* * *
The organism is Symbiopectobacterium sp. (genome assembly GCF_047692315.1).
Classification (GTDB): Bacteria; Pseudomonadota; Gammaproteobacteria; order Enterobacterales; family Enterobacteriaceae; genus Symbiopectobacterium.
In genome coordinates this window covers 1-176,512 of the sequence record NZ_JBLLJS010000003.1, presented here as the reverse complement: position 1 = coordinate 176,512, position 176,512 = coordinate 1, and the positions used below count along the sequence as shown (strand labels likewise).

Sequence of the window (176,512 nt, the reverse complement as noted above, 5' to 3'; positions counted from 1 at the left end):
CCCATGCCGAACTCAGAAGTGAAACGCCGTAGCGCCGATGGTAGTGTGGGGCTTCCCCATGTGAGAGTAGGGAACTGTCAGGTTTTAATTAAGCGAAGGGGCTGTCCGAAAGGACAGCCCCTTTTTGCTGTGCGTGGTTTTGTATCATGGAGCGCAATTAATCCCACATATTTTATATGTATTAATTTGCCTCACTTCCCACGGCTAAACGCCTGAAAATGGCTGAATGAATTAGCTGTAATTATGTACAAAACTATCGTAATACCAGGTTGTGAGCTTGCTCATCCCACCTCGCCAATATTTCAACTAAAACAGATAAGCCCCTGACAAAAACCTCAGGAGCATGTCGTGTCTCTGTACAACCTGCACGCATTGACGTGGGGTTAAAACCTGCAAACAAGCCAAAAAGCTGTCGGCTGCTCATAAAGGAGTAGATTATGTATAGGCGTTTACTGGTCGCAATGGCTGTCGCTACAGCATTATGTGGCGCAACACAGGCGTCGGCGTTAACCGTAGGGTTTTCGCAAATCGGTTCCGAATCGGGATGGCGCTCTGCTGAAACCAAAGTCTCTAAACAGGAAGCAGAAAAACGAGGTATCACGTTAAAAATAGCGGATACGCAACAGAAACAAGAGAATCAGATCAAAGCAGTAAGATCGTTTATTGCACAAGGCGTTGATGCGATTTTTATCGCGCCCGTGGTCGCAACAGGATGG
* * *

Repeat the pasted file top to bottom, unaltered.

The organism is Symbiopectobacterium sp. (genome assembly GCF_047692315.1).
Classification (GTDB): Bacteria; Pseudomonadota; Gammaproteobacteria; order Enterobacterales; family Enterobacteriaceae; genus Symbiopectobacterium.
In genome coordinates this window covers 1-176,512 of the sequence record NZ_JBLLJS010000003.1, presented here as the reverse complement: position 1 = coordinate 176,512, position 176,512 = coordinate 1, and the positions used below count along the sequence as shown (strand labels likewise).

Sequence of the window (176,512 nt, the reverse complement as noted above, 5' to 3'; positions counted from 1 at the left end):
CCCATGCCGAACTCAGAAGTGAAACGCCGTAGCGCCGATGGTAGTGTGGGGCTTCCCCATGTGAGAGTAGGGAACTGTCAGGTTTTAATTAAGCGAAGGGGCTGTCCGAAAGGACAGCCCCTTTTTGCTGTGCGTGGTTTTGTATCATGGAGCGCAATTAATCCCACATATTTTATATGTATTAATTTGCCTCACTTCCCACGGCTAAACGCCTGAAAATGGCTGAATGAATTAGCTGTAATTATGTACAAAACTATCGTAATACCAGGTTGTGAGCTTGCTCATCCCACCTCGCCAATATTTCAACTAAAACAGATAAGCCCCTGACAAAAACCTCAGGAGCATGTCGTGTCTCTGTACAACCTGCACGCATTGACGTGGGGTTAAAACCTGCAAACAAGCCAAAAAGCTGTCGGCTGCTCATAAAGGAGTAGATTATGTATAGGCGTTTACTGGTCGCAATGGCTGTCGCTACAGCATTATGTGGCGCAACACAGGCGTCGGCGTTAACCGTAGGGTTTTCGCAAATCGGTTCCGAATCGGGATGGCGCTCTGCTGAAACCAAAGTCTCTAAACAGGAAGCAGAAAAACGAGGTATCACGTTAAAAATAGCGGATACGCAACAGAAACAAGAGAATCAGATCAAAGCAGTAAGATCGTTTATTGCACAAGGCGTTGATGCGATTTTTATCGCGCCCGTGGTCGCAACAGGATGG